Easter Dinner Ideas from Catholic Chefs

Catholic Digest brings you recipes from our two favorite Catholic chefs to help you bring dinner to the table this Easter.

Jeff Young is the founder of The Catholic Foodie blog and podcast where food meets faith. He hosts the Around the Table Food Show and is the author of a cookbook on Middle Eastern cuisine.

Father Leo Patalinghug is the founder of Grace Before Meals, an apostolate that is dedicated to helping bring families back to the dinner table. He also hosts Savoring Our Faith on EWTN.

 

Food plays an important role in Scripture. Whether it’s the covenant meals of the Old Testamentthe greatest of which being the Passover mealor the miraculous feeding of the 5,000, or the Last Supper, or Jesus preparing fish for breakfast on the shore of the Sea of Galilee after the resurrection, food brings us together. It is a sign of communion, and it is a delightful means of celebrating with joy.

— Jeff Young, The Catholic Foodie

 

Hummus

Served with warm pita bread, this chickpea dip is a hit at any party, and it’s found on just about every table in the Middle East.

 

2 cans chickpeas, rinsed

½ cup tahini

Juice of 1 whole lemon

¼ cup extra virgin olive oil (to start)

¼ cup water (to start)

3 or 4 cloves garlic, peeled

1 teaspoon kosher salt, or to taste

¼ teaspoon cayenne pepper, or to taste

 

Put chickpeas, tahini, lemon juice, garlic, water, and olive oil in a food processor. Process until it becomes the consistency of hummus. Slowly add more olive oil to make it creamier or add water to help thin it out. Place hummus into a round flat dish. Drizzle with extra virgin olive oil and garnish with chopped parsley. Serve with hot pita bread.

 

Palestinian parsley salad with tahini dressing

This parsley salad is great served as an accompaniment to grilled or fried fish and meat dishes.

 

2 bunches of parsley, chopped (remove stems)

¾ cup tahini

¼ cup fresh lemon juice

2 cloves garlic, crushed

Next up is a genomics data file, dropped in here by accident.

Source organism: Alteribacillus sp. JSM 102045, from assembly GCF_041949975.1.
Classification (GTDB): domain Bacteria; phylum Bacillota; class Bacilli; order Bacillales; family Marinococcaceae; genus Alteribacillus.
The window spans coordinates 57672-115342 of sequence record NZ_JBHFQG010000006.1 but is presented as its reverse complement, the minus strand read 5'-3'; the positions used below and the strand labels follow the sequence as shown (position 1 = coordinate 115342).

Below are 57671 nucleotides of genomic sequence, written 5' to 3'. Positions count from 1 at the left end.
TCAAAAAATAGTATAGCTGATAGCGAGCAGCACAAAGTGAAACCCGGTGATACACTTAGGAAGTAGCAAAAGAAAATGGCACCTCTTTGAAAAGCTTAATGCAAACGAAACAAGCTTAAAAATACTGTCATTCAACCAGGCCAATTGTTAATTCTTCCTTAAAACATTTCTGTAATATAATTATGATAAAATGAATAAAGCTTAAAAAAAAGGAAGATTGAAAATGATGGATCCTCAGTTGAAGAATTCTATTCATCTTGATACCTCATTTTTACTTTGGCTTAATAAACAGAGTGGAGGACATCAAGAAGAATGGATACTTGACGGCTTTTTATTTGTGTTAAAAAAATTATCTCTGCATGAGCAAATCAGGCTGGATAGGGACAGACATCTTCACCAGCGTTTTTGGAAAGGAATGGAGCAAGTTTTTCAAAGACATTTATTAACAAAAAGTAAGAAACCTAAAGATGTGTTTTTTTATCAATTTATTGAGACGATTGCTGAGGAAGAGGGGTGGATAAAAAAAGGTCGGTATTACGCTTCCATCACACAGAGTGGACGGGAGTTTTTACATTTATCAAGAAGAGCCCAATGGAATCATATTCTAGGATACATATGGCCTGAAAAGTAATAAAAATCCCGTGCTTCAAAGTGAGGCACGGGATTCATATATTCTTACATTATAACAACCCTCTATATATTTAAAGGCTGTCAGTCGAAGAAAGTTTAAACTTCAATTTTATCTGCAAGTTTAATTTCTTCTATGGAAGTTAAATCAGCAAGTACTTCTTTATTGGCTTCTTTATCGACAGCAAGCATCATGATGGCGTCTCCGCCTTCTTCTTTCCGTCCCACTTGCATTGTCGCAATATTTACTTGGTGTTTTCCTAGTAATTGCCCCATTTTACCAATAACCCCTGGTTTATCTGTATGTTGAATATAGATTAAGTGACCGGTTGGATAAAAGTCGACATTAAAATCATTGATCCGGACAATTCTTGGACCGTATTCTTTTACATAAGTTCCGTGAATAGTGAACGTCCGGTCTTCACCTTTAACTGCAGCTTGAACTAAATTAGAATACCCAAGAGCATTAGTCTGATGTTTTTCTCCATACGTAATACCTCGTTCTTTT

Salt to taste

Water as needed

Diced tomatoes

 

Whisk together the tahini, lemon juice, garlic, and salt in a mixing bowl until smooth. Add a tablespoon or two of cold water as needed to make a thick dressing. Adjust seasoning to taste. Wash, rinse, and dry the parsley well. Remove the stems, and finely chop. Add it to the tahini mixture and mix well.

 

Carrots with cumin

Carrots are naturally sweet, and roasting them intensifies their flavor.

 

1 to 1½ pounds of baby carrots, trimmed (or full carrots cut into sticks)

3 tablespoons extra virgin olive oil

2 teaspoons ground cumin

½ teaspoon ground coriander

¼ teaspoon crushed red pepper flakes, or to taste (optional)

Kosher salt and freshly ground black pepper to taste

Sprigs of fresh cilantro for garnish

 

Preheat the oven to 425 degrees. In a mixing bowl, combine the olive oil and the seasonings. Mix together well. Add the carrots and toss with the olive oil mixture. Place the carrots in a single layer on a large baking dish and roast until soft and turning brown, about 25 to 30 minutes. Serve hot, garnished with sprigs of fresh cilantro.

 

Rice pilaf

Sautéing the vermicelli in butter adds a nutty flavor to the rice, and using chicken stock to cook the rice gives this dish a depth of flavor and richness you can’t get with water.

 

1 cup of vermicelli, broken into ½-inch pieces

3 tablespoons butter or olive oil

2 cups long-grain jasmine rice

4 cups chicken stock, boiling

1½ teaspoons salt, or to taste (the amount of salt you add will depend on whether you use salted or unsalted stock)

1 pinch of ground cinnamon for garnish

Chopped parsley for garnish

 

Sauté vermicelli, stirring constantly over medium-high heat until brown. Be careful not to burn. Add rice and salt and stir well. Slowly add the boiling broth, stirring to incorporate. Bring back to a boil, cover and reduce heat to low. Allow to simmer until rice is cooked, about 20 minutes. Uncover and gently fluff the rice with a fork. Transfer to a serving dish and garnish with chopped parsley and a pinch (or more!) of ground cinnamon.

 

Trout with pistachios and dill

Pistachios and dill go well together, and pan-frying the fish makes for a beautiful presentation.

 

½ cup milk

½ cup flour

1 teaspoon Cajun or Creole spices

½ teaspoon allspice

Salt, to taste

Freshly cracked black pepper, to taste

4 tablespoons butter, plus 4 additional tablespoons

½ cup roughly chopped pistachios

5 or 6 skinless trout fillets (can also use grouper or tilapia)